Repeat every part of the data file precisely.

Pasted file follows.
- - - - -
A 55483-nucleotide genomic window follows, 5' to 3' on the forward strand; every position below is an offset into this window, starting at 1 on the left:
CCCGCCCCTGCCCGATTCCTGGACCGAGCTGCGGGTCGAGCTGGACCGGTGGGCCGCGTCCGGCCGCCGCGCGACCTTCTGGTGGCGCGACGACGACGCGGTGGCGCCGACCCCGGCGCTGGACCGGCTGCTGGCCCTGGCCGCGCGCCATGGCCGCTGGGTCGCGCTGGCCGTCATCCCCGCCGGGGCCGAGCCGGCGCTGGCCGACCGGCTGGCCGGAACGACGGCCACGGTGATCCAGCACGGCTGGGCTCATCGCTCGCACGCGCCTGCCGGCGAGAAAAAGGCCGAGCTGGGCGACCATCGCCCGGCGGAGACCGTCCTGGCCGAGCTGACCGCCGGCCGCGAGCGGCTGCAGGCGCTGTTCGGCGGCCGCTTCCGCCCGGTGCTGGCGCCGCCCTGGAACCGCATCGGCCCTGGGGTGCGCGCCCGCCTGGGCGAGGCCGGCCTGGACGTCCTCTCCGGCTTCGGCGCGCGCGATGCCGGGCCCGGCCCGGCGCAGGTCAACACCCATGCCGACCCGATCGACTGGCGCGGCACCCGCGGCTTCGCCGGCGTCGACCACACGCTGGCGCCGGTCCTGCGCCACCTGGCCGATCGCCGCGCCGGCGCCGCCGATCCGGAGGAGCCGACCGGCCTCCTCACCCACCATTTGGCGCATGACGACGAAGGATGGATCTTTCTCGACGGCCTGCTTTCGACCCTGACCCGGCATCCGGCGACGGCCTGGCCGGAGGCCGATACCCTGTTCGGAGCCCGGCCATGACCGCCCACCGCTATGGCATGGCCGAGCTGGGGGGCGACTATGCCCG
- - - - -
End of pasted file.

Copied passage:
A 55483-nucleotide genomic window follows, 5' to 3' on the forward strand; every position below is an offset into this window, starting at 1 on the left:
CCCGCCCCTGCCCGATTCCTGGACCGAGCTGCGGGTCGAGCTGGACCGGTGGGCCGCGTCCGGCCGCCGCGCGACCTTCTGGTGGCGCGACGACGACGCGGTGGCGCCGACCCCGGCGCTGGACCGGCTGCTGGCCCTGGCCGCGCGCCATGGCCGCTGGGTCGCGCTGGCCGTCATCCCCGCCGGGGCCGAGCCGGCGCTGGCCGACCGGCTGGCCGGAACGACGGCCACGGTGATCCAGCACGGCTGGGCTCATCGCTCGCACGCGCCTGCCGGCGAGAAAAAGGCCGAGCTGGGCGACCATCGCCCGGCGGAGACCGTCCTGGCCGAGCTGACCGCCGGCCGCGAGCGGCTGCAGGCGCTGTTCGGCGGCCGCTTCCGCCCGGTGCTGGCGCCGCCCTGGAACCGCATCGGCCCTGGGGTGCGCGCCCGCCTGGGCGAGGCCGGCCTGGACGTCCTCTCCGGCTTCGGCGCGCGCGATGCCGGGCCCGGCCCGGCGCAGGTCAACACCCATGCCGACCCGATCGACTGGCGCGGCACCCGCGGCTTCGCCGGCGTCGACCACACGCTGGCGCCGGTCCTGCGCCACCTGGCCGATCGCCGCGCCGGCGCCGCCGATCCGGAGGAGCCGACCGGCCTCCTCACCCACCATTTGGCGCATGACGACGAAGGATGGATCTTTCTCGACGGCCTGCTTTCGACCCTGACCCGGCATCCGGCGACGGCCTGGCCGGAGGCCGATACCCTGTTCGGAGCCCGGCCATGACCGCCCACCGCTATGGCATGGCCGAGCTGGGGGGCGACTATGCCCG